An avid traveler describes how local honeys can bring the world into your kitchen.
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When archaeologists peered into the tombs of the Egyptians, they found vessels of honey, nectarous and edible as the day it was harvested from the hive. Because honey lasts, literally, forever. Somehow, it’s comforting to know that if the apocalypse comes, excavators centuries in the future will find my own trove of honey, fresh as a daisy.
Like wine, honey conveys a distinct terroir—the earth, sunshine, and flora of a place—in the primitive yet provocative raw material of buzzing bees. Unlike wine, it comes in tiny, surprisingly durable jars, which is why I pick some up from every place I travel.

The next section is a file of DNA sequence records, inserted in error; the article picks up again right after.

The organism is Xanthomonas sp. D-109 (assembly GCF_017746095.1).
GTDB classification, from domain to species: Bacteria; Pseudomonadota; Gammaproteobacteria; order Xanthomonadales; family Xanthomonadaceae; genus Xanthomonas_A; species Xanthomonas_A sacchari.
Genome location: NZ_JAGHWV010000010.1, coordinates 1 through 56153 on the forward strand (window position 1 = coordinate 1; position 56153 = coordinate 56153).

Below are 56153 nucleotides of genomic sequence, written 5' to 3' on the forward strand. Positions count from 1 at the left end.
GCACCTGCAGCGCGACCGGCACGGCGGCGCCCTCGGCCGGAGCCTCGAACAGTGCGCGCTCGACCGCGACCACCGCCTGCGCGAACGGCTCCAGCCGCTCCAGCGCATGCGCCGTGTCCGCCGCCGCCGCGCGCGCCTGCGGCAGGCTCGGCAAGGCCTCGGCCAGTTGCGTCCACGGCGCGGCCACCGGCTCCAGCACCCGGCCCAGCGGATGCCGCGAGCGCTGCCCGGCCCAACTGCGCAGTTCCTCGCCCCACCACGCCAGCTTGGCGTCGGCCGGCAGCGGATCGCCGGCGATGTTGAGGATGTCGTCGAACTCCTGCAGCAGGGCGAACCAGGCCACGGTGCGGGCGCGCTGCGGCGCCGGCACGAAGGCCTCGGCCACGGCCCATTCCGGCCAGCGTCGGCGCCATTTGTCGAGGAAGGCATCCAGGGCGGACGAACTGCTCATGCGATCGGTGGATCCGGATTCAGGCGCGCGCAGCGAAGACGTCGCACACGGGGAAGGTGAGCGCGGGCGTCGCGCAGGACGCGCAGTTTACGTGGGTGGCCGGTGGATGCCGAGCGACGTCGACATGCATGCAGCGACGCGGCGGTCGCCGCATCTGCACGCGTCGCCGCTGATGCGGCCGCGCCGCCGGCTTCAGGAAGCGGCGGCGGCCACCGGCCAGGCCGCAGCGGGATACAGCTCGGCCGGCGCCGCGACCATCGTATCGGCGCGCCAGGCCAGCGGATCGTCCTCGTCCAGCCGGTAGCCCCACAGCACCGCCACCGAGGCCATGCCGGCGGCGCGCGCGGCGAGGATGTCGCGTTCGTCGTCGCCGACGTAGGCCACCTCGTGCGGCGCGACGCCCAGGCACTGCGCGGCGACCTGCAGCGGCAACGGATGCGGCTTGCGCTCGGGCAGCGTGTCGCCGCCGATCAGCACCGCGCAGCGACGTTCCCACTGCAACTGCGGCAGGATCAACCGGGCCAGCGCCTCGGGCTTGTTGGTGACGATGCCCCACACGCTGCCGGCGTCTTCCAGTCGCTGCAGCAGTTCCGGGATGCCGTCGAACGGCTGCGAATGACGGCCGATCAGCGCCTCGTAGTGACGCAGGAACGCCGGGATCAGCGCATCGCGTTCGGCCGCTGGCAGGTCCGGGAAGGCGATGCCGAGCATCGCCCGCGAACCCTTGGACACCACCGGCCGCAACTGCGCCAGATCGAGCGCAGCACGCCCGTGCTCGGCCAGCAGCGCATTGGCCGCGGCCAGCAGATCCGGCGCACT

My collection consists of a few dozen. There’s a dark, heady honey I found on a drive through Montalcino, Italy, some creamy stuff picked up at a vineyard outside Rioja, Spain, a fruity, clear avocado one from a co-op in San Francisco, and an inky, savory honey from an argan tree plantation along the coast of Morocco. Each one tastes unmistakably like its homeland.
So honest an expression of place are these honeys that in a teaspoon they revive vivid memories of standing on a sun-drenched roadside in Italy or watching Moroccan goats climb dusty trees. I haven’t yet picked up any ancient Egyptian honey, but one day I will. I have a feeling it can wait.
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